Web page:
Knowing a few basic but commonly misunderstood energy terms can help you make informed choices to reduce your energy use and electricity bill.
Just a bit of knowledge and awareness can empower every customer, said Daniel Hogan, Tucson Electrical Power’s Manager of Demand Side Management Programs and Services.
The unit of measurement most commonly used to track electric use is the kilowatt hour (kWh). This represents one kilowatt of electricity – or 1,000 watts – supplied for one hour. Kilowatt hours are used to calculate parts of your monthly bill. Leaving a 100-watt light bulb on for 10 hours will consume 1 kWh of energy.
The average TEP residential customer uses about 10,000 kWh per year. Because each kWh costs about 11.5 cents per kWh, average customers pay about $3 per day to power everything in their home.
TEP has a variety of programs to help customers lower their energy usage, such as rebates on energy-efficient air conditioners and heat pumps and variable-speed pool pumps and discounts on LED bulbs and shade trees.
Several terms are used to describe the energy usage, power and color associated with a light bulb.
The number of watts indicates the power consumption. Common incandescent bulbs are 40-watt, 60-watt and 75-watt. A 13-watt LED bulb or a 23-watt CFL bulb is equivalent to a 75-watt incandescent bulb.
Lighting power, or output, is measured in lumens. More lumens means a brighter bulb. A 60-watt soft white incandescent bulb provides about 840 lumens.
The color emitted by a light source is measured in degrees of Kelvin (K). As an object gets hotter, its glowing color shifts, moving from deep reds to oranges and yellows and, ultimately, white. Match flames and low-pressure sodium lamps are 1,700K, while incandescent bulbs range between 2,700K and 3,300K. Outdoor light on an overcast day measures at 6,500K.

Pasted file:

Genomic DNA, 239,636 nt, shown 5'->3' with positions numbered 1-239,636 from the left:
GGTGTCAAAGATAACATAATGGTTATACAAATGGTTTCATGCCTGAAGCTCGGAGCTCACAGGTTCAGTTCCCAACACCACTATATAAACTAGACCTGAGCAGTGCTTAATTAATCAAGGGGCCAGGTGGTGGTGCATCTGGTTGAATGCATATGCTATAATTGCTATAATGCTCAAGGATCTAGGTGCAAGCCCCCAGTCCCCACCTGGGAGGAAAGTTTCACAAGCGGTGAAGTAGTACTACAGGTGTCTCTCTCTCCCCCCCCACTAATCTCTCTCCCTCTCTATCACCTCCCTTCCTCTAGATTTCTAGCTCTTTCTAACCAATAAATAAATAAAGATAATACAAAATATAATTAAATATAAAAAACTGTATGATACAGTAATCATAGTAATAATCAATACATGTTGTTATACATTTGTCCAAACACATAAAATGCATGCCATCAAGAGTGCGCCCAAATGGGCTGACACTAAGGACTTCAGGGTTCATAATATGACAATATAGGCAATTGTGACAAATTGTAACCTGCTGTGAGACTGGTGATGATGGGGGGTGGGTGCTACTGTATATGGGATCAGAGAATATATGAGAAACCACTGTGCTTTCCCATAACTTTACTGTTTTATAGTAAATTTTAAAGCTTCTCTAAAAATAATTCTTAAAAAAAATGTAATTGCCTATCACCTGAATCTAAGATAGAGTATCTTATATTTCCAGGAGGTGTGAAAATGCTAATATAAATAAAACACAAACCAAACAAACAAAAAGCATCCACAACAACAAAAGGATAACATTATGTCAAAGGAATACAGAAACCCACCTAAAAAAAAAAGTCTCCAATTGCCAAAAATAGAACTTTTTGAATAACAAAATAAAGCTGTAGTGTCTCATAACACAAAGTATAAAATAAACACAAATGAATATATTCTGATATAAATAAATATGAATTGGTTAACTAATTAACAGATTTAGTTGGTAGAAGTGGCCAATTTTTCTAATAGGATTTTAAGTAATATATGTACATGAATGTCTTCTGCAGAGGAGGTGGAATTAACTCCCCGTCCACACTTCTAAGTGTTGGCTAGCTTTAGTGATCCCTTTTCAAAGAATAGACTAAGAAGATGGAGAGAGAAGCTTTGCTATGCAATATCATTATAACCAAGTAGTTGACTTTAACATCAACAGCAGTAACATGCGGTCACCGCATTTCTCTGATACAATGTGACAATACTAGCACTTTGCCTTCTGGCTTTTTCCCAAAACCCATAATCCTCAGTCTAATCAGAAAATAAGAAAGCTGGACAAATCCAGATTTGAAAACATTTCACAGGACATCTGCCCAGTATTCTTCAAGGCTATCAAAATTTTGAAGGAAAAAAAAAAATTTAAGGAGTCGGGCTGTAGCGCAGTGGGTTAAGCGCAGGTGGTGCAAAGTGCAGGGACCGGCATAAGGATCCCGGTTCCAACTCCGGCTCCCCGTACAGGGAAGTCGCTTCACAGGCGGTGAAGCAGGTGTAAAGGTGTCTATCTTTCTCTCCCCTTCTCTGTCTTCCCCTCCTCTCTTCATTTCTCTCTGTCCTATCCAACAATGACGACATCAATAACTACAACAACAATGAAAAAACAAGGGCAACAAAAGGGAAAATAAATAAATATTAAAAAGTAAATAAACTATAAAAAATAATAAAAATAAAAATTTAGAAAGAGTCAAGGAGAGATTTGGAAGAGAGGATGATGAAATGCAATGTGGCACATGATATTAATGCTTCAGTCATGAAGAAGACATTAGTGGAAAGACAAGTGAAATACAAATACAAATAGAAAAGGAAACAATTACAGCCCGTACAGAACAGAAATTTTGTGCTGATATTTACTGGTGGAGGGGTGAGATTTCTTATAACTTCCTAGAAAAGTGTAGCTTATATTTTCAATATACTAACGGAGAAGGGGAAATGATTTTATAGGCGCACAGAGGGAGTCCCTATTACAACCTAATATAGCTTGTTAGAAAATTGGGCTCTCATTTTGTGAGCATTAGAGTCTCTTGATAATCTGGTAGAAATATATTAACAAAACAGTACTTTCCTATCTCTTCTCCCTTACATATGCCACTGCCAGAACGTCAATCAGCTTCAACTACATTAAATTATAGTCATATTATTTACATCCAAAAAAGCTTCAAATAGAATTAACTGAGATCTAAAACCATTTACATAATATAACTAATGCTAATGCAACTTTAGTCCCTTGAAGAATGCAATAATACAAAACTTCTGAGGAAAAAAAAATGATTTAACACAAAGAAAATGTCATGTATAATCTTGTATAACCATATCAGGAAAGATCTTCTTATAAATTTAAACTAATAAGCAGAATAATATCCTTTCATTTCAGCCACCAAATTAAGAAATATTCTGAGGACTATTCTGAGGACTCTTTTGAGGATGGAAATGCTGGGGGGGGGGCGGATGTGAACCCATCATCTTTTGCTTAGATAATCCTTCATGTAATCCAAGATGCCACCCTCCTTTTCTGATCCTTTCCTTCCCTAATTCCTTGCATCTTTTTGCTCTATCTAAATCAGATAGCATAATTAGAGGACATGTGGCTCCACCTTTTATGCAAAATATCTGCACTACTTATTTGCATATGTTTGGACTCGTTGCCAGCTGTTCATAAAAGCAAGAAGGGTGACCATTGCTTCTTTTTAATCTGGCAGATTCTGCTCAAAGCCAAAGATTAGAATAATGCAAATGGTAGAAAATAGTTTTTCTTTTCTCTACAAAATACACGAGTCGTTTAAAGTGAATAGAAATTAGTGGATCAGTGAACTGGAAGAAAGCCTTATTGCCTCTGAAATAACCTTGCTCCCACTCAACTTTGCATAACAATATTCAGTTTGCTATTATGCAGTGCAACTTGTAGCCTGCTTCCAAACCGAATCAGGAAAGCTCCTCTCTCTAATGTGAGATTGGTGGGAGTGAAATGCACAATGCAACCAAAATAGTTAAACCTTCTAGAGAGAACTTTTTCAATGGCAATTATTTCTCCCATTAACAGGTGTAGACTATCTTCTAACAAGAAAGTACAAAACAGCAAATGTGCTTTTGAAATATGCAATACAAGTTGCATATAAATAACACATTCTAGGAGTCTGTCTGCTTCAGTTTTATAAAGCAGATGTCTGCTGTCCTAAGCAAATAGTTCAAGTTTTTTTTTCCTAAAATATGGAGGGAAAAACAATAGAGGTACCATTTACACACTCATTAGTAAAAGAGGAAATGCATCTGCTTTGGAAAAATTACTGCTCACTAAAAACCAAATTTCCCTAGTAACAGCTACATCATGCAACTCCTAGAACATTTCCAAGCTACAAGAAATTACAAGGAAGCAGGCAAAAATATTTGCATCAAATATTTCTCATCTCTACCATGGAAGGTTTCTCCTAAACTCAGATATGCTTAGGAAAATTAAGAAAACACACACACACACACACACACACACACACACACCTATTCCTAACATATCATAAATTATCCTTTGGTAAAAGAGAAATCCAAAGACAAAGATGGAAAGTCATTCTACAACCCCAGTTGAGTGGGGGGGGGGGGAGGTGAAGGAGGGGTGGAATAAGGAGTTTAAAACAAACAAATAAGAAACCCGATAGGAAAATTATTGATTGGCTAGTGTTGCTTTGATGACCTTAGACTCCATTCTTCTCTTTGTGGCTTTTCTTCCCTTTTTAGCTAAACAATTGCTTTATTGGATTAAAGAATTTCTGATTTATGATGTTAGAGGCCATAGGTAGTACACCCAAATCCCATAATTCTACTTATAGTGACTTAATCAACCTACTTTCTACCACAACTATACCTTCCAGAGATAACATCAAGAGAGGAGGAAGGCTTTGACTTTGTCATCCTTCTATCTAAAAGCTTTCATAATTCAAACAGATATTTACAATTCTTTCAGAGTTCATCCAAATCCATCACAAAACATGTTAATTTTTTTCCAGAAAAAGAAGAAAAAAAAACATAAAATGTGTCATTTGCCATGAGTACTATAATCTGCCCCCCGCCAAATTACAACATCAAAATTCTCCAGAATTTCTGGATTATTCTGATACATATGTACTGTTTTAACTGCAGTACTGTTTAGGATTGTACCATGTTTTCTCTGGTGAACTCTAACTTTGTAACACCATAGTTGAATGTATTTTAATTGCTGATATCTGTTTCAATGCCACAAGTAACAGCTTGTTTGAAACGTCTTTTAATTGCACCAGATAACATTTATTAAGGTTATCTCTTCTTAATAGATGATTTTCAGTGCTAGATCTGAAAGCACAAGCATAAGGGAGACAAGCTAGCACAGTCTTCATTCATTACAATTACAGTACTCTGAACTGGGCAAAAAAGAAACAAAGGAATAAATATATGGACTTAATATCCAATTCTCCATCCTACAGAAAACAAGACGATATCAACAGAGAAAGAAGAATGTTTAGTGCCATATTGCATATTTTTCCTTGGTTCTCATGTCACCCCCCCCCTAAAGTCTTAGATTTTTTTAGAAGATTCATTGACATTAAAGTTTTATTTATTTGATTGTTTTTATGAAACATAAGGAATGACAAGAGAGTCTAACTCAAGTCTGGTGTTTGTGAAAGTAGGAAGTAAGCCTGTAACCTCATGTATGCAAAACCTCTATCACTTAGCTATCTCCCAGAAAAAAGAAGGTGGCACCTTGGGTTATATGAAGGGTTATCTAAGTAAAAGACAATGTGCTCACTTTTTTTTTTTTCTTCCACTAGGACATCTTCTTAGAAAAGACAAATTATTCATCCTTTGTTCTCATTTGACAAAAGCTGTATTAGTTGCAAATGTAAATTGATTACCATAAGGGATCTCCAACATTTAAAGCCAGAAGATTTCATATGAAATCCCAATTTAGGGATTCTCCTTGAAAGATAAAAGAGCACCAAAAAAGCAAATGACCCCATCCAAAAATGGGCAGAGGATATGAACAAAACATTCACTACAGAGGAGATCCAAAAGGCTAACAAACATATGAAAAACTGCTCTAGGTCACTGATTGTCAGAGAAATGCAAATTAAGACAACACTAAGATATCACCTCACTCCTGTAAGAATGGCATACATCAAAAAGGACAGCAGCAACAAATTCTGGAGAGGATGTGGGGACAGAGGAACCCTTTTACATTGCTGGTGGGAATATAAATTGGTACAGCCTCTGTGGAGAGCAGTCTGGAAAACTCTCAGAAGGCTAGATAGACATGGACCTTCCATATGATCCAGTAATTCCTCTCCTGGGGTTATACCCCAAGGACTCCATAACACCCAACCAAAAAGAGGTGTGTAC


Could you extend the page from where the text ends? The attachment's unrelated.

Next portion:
An air conditioner’s Seasonal Energy Efficiency Ratio (SEER) indicates how much cooling it produces for each unit of energy it consumes, with a higher number standing for greater efficiency.
When purchasing an air conditioner, you should take into account both the overall power and the efficiency of the unit. It might be helpful to think of these ratings as you would the more familiar terms associated with automobiles.
A SEER rating, which can range from the federal minimum of 13 to the current high of 23, measures operating efficiency – just like a car’s miles-per-gallon rating. The amount of heat an air conditioner can remove each hour is rated in tons – typically 2 to 5 for residential units – which is similar to the horsepower or cylinder count of a car’s engine.
The rate of heat loss through windows is indicated by the U-factor. The lower the number, the greater the window’s resistance to heat loss.
The Solar Heat Gain Coefficient (SHGC) of a window is best described as a ratio of the amount of solar heat allowed through a window on a scale of 0 to 1, with 1 equaling the maximum amount and 0 equaling the least amount. A SHGC of .30 means 30 percent of the available solar heat can pass through a window.
High performance double-pane windows can have a U-factor of 0.30. For comparison, an old metal casement window might have a U-factor of 1.3.
The thermal resistance of insulating materials used in building and construction is represented by their R-value. A higher value means more efficient insulation.
The insulation value for traditional walls typically ranges between R13 and R19, while the insulation value for the top of a house typically is between R30 and R38.